- Sunday | February 27, 2022 to Saturday | March 5, 2022
- 12:00 am
- Online event sponsored by South Arts in collaboration with Clemson University
| Cost: Free | Registration Required
Originally scheduled to start Sunday Feb 20 this event has been rescheduled for Sunday, February 27 – Saturday, March 5. We apologize for the inconvenience.
Stay tuned after the screening for a conversation with the filmmakers!
This biographical documentary film debuted at the 2021 Sundance Film Festival and is available online for free (Feb 20 – 23, 2022) through a collaboration between South Arts and Clemson University.
It takes a look at the life and ideas of Pauli Murray, black lawyer, activist, poet and priest who influenced both Ruth Bader Ginsburg and Thurgood Marshall.
Told largely in Pauli’s own words, My Name is Pauli Murray is a candid recounting of her unique and extraordinary journey. Fifteen years before Rosa Parks refused to surrender her bus seat, a full decade before the U.S. Supreme Court overturned separate-but-equal legislation, Pauli Murray was already knee-deep fighting for social justice. A pioneering attorney, activist and dedicated memoirist, Murray shaped landmark litigation—and consciousness— around race and gender equity.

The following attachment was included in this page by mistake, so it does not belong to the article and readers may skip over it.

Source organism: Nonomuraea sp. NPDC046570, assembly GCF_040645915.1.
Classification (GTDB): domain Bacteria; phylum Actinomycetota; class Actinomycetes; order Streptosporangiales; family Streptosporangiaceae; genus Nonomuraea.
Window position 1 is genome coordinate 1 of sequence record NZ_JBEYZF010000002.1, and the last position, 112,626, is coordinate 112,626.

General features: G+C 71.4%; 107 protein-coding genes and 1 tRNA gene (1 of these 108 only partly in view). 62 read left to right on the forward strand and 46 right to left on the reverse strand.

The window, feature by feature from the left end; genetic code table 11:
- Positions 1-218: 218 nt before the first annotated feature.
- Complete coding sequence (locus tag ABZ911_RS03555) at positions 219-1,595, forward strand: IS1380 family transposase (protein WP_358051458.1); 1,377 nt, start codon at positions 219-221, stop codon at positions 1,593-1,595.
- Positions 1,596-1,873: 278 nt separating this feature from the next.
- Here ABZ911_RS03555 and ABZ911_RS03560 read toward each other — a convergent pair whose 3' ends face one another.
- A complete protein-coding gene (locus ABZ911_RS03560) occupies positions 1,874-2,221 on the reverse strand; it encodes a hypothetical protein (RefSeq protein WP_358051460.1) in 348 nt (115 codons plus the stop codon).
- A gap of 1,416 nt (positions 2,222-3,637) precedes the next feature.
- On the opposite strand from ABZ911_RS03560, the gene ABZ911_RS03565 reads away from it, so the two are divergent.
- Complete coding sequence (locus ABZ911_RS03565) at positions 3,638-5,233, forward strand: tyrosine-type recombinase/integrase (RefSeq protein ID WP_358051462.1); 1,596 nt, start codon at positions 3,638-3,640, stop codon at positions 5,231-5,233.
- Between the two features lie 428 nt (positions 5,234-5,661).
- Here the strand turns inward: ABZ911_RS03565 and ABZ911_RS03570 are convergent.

“One person plus one typewriter constitutes a movement.”
“Black women, historically, have been doubly victimized by the twin immoralities of Jim Crow and Jane Crow. … Black women, faced with these dual barriers, have often found that sex bias is more formidable than racial bias.”
“It had taken me almost a lifetime to discover that true emancipation lies in the acceptance of the whole past, in deriving strength from all my roots, in facing up to the degradation as well as the dignity of my ancestors.”
“What is often called exceptional ability is nothing more than persistent endeavor.”
“I’ve lived to see my lost causes found.”
1910 Born in Baltimore, Maryland to Agnes Fitzgerald and William Murray.
1914 Moved to Durham to live with grandparents and her aunt after whom she was named, Pauline Fitzgerald Dame. Pauli’s mother had died and her father was unable to take care of the children.
1926 Murray graduates high school at the head of her class and attends a New York City school in order to meet entrance requirements at Hunter College
1933 Graduates from Hunter College and works for the Works Progress Administration (WPA), Workers Defense League and the NYC Remedial Reading Project.
1938 Murray’s application to the University of North Carolina at Chapel Hill graduate school rejected due to her race. Writes a letters to the Chancellor, and President Roosevelt and sends a copy to the First Lady.
1940 She is arrested and jailed for protesting Virginia law requiring segregation on buses.
1941 Enters Howard Law School and encounters sex discrimination from faculty and students.
1944 Graduates from Howard Law School first in her class (and the only female). Applies for admission to Harvard Law School’s graduate program but is rejected because of her gender. Enrolls at University of California’s Boalt Hall Law School.
1951 Writes the States’ Laws on Race and Color for the Women’s Division of the Methodist Church, the “bible” for civil rights lawyers.
1960 Travels to Ghana and teaches at the Ghana School of Law in Accra.
1961 John F. Kennedy appoints Murray to the President’s Commission on the Status of Women (PCSW) Committee on Civil and Political rights.